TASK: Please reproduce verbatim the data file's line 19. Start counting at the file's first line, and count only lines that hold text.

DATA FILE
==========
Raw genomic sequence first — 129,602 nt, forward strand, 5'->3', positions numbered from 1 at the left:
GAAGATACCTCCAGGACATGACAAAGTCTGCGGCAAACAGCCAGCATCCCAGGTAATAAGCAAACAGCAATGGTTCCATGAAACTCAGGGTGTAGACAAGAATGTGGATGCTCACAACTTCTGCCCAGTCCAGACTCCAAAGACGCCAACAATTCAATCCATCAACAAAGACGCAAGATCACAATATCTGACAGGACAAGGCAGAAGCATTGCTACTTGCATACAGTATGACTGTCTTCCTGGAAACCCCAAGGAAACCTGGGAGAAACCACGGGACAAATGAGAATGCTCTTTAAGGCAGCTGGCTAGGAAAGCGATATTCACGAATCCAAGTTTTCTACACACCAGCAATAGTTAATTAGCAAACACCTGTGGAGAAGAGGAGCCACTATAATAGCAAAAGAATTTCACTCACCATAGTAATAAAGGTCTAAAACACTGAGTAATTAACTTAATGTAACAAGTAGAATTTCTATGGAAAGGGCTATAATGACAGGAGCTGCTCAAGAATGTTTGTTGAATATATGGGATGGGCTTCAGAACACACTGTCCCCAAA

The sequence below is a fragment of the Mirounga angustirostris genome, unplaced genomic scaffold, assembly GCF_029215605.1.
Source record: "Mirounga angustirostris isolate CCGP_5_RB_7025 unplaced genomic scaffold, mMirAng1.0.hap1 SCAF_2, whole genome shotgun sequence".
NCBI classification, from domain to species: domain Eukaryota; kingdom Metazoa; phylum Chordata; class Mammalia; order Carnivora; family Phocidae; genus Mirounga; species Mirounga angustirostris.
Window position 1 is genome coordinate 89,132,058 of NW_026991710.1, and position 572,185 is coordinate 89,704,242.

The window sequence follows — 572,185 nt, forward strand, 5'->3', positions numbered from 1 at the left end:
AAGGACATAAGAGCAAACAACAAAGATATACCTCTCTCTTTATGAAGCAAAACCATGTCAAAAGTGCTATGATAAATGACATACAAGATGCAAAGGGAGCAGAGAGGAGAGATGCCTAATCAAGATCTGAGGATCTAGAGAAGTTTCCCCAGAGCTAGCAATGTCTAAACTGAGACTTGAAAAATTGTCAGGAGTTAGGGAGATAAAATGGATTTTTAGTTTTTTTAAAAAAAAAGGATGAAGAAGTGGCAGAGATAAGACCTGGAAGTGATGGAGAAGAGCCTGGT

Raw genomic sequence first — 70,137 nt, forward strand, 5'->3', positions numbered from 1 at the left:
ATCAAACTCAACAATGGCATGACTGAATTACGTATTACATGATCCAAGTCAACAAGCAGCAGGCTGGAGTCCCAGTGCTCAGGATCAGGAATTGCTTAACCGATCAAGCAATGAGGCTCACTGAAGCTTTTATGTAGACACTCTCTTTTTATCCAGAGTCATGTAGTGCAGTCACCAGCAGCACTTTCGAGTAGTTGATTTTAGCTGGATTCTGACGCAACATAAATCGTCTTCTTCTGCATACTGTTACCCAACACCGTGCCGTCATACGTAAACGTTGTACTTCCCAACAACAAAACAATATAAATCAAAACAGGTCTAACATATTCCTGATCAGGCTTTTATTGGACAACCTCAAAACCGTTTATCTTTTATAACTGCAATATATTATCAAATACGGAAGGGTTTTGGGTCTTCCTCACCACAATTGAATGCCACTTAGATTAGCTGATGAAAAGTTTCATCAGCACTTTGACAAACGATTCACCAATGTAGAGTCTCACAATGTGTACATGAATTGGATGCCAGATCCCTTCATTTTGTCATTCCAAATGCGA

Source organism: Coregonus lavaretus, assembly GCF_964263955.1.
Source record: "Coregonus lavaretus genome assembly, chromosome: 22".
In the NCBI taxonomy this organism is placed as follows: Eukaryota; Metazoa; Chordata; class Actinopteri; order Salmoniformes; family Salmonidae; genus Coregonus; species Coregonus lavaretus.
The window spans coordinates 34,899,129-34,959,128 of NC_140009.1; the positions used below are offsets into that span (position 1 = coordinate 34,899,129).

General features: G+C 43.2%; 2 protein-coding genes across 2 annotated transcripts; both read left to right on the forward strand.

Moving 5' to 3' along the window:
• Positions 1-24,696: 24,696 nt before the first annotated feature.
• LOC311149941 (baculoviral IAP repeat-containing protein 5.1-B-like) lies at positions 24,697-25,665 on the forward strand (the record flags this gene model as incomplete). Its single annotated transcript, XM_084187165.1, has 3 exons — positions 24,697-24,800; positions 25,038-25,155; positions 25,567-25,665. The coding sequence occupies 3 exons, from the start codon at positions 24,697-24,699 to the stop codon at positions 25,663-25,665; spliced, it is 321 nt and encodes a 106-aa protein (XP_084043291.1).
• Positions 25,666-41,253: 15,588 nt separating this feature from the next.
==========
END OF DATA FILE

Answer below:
• Positions 25,666-41,253: 15,588 nt separating this feature from the next.